The trophy may be tiny, the prize, modest, but the legacy that accompanies the team that wins the Ashes surpasses any tangible reward that either England or Australia could fathom. The 2017 Ashes series begins in Brisbane on Thursday morning, and there is plenty to play for: whosoever lifts the sacred urn on the 8th of January next year will do so knowing that their country is the one leading the other in history of this great competition.
Of the 69 Ashes series played so far, both the English and the Australians have won 32 apiece. Another five have been drawn, and the Aussies, in their typically firebrand style, have not held back from verbally intimidating the opposition.
Australia decimated their long-time rivals and colonial masters 5-0 the last time the English travelled Down Under, with fast bowler Mitchell Johnson plundering 37 wickets during that 2013-14 series. Amidst that mauling, Graeme Swann decided to retire, and in its wake, batsman Kevin Pietersen was discarded by the England setup, while his team mates Matt Prior and Jonathan Trott seldom played afterwards.
Johnson may no longer be part of that fearsome Australian pace setup, which once boasted speed demons such as Glenn McGrath, Brett Lee and Jason Gillespie, or wily operators such as Shane Warne, but they do have in their arsenal Josh Hazlewood, who had some choice words for the visitors.
“We have guys who played in that series who will remind England what happened,” he threatened.
Hazlewood is likely to be part of a bowling foursome which features Mitchell Starc, Pat Cummins and Nathan Lyon, seamers who are to be feared in their own right. Lyon’s comments make Hazlewood’s seem gentle in comparison: He hopes to ‘end the careers’ of a few Englishmen.
England’s latest sojourn to the Gabba – the home of the first Test – is going to be as far from friendly as is possible. Many members of this squad would’ve chillingly been told what happened the last time England stepped onto the pitch of this hallowed Brisbane stadium: Australia beat Nasser Hussain’s men by a whopping 381 runs, and their rampant form showed no signs of faltering as the five-Test series wore on.
England had come into the series as favourites, having won the previous Ashes 3-2 at home, and were facing an Aussie side who’d lost seven of their last nine Tests. But when a tournament as prestigious and all-consuming as the Ashes rolls around, the stakes are just that little bit higher, and the form book is unceremoniously flung out the window. That was the series that brought Australia back to the fore of world cricket, and they will be keen to inflict as much damage on the English right from the start – a good first impression, after all, does make wonders.
Australia – masters of the mental mind game – will be sure to bring up the 14 consecutive years during which they lorded over the Ashes, winning the trophy not just at home, but overseas as well, against the creators of the gentleman’s sport of cricket: The Aussies were thoroughly dominant from 1989 to 2003, and it was only when England regained the Ashes in 2005 that they were able to bring some respectability back to their recent legacy in this competition.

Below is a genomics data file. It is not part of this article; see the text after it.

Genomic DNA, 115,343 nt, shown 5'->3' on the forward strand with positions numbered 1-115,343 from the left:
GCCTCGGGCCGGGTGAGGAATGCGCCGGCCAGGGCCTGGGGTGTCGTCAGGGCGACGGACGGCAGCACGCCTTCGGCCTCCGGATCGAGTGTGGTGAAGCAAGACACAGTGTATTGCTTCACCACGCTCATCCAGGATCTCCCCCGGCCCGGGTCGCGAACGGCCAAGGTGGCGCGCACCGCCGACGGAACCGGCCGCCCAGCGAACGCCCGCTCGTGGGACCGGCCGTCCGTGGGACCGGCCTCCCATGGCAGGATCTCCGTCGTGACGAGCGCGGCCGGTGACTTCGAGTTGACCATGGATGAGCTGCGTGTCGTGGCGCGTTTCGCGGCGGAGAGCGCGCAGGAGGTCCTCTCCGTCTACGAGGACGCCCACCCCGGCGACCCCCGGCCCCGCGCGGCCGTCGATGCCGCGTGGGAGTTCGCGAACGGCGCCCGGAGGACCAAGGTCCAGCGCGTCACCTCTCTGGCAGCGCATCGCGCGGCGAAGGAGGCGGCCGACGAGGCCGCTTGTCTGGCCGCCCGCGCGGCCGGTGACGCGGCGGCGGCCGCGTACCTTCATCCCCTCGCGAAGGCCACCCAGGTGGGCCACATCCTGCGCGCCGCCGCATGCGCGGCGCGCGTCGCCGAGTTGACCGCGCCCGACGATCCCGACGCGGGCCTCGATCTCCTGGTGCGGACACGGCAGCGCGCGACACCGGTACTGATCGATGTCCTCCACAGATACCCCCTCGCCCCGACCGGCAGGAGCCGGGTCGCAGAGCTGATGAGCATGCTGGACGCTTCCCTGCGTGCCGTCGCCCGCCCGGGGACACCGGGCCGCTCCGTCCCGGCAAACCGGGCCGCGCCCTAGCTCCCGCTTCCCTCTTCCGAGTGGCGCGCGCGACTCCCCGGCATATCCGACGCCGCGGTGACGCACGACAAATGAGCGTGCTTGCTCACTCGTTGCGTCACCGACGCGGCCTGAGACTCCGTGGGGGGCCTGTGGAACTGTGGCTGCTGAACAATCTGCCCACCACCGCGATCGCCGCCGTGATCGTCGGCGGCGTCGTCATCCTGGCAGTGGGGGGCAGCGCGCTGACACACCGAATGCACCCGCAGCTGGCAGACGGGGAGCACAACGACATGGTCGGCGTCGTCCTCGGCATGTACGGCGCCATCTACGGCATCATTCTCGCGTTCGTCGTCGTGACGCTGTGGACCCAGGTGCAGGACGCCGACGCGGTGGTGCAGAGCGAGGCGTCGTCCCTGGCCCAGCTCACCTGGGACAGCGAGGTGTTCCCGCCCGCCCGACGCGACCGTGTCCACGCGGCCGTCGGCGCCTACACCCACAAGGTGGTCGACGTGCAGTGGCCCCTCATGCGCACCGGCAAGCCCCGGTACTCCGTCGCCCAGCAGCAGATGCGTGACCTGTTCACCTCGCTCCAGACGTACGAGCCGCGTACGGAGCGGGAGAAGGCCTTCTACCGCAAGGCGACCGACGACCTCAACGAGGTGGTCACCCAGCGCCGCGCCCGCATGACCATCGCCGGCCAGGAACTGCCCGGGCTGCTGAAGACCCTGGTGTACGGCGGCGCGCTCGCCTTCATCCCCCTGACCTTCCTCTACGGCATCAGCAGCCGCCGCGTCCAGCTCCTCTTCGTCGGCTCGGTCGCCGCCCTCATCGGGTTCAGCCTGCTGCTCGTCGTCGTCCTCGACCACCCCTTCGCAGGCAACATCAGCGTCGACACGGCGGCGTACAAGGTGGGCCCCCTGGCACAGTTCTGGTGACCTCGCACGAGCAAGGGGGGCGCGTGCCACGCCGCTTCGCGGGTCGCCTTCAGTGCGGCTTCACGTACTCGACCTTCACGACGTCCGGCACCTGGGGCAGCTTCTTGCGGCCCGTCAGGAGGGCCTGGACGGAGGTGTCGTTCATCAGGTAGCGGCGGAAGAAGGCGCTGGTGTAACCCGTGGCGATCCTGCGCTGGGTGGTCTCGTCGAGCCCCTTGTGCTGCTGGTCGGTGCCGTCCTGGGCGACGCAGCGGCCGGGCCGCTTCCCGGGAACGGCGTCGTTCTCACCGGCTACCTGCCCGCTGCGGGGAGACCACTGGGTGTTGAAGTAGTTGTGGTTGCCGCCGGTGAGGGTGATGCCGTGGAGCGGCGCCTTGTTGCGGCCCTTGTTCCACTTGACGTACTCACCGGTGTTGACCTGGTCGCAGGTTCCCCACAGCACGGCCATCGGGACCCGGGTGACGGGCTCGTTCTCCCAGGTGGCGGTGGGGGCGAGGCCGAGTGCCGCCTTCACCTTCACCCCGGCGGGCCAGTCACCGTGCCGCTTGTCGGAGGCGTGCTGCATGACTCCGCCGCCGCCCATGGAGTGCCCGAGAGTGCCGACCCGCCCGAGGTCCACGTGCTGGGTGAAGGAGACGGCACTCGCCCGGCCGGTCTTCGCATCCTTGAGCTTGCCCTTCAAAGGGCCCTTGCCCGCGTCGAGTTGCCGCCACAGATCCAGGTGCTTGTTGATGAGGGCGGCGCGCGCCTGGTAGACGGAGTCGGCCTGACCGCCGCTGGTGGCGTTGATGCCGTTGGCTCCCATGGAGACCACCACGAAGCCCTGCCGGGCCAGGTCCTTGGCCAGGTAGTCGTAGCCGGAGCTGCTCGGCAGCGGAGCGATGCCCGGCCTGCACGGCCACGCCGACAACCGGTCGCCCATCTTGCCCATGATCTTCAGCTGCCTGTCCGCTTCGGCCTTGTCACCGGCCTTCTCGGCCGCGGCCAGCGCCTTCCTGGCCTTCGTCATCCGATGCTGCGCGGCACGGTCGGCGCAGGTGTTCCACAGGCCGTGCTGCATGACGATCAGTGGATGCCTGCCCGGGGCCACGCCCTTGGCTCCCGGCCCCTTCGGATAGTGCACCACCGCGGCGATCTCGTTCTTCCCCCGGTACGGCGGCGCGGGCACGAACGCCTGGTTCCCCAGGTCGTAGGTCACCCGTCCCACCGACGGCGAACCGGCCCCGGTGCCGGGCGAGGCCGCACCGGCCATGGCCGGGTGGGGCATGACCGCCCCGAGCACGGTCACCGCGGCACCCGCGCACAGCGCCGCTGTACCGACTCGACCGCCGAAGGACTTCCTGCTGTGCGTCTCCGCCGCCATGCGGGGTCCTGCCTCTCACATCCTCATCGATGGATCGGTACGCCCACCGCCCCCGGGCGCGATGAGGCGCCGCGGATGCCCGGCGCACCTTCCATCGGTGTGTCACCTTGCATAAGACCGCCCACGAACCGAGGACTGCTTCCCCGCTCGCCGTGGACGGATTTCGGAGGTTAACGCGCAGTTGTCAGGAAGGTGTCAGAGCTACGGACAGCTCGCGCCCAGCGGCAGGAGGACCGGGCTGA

England veteran Alistair Cook, though, is having none of the brutal banter that is being hurled his team’s way, instead choosing to quickly draw attention away from Johnson’s shattering of the previous Ashes team that travelled.
“Mitch bowled outstandingly in that series, one of the best periods of bowling I’ve ever faced, backed up by Ryan Harris, Peter Siddle, but they’re no longer playing,” Cook told reporters on Tuesday. “So in one sense it’s a bit irrelevant. It happened four years ago and it’s all what happens on Thursday rather than looking back. England have won four of the last five Ashes series, so you can look at what you want.
Cook – in typically British fashion – chose to laugh in the face of the opposition (specifically Nathan Lyon) in this case.
“I had a really nice 10-minute chat with Nathan,” he said. “He was the first person I saw when I got to the ground, asking how my kids were. It just makes me chuckle, I suppose, it makes everyone chuckle. It is what it is. All the talking stops very quickly and the series becomes a normal series after the first two hours.”
“There’s nothing we haven’t seen before in cricket,” said the 32-year-old. “They’re not suddenly bowling 150 miles an hour. (They’ve) not got magic balls which start way outside the stumps and swing miles and stuff.” Few cricket series – nay, few sporting events – conjure up the romance, aggression and passion of the Ashes. And as England once again step into the ‘Gabbatoir’ on Thursday morning, ready to exorcise the demons of their past, one thing is painfully clear: Few ever will.
The Ashes 2017
Where: The Gabba, Brisbane, Queensland, Australia
When: 23-27 November, play starts at 10am local time (midnight GMT, 4am Oman Time)
Australia: David Warner, Cameron Bancroft, Steve Smith (captain), Jackson Bird, Pat Cummins, Peter Handscomb, Josh Hazlewood, Usman Khawaja, Nathan Lyon, Shaun Marsh, Tim Paine, Chadd Sayers, Mitchell Starc Coach: Darren Lehmann
England: Joe Root (captain), Moeen Ali, Anderson, Jonny Bairstow, Jake Ball, Gary Ballance, Stuart Broad, Alastair Cook, Mason Crane, Tom Curran, Ben Foakes, Dawid Malan, Craig Overton, Mark Stoneman, James Vince, Chris Woakes Coach: Trevor Bayliss
Match Officials: Umpires: Aleem Dar (Pakistan), Marais Erasmus (South Africa) TV umpire: Chris Gaffaney (New Zealand)
Match referee: Richie Richardson (West Indies)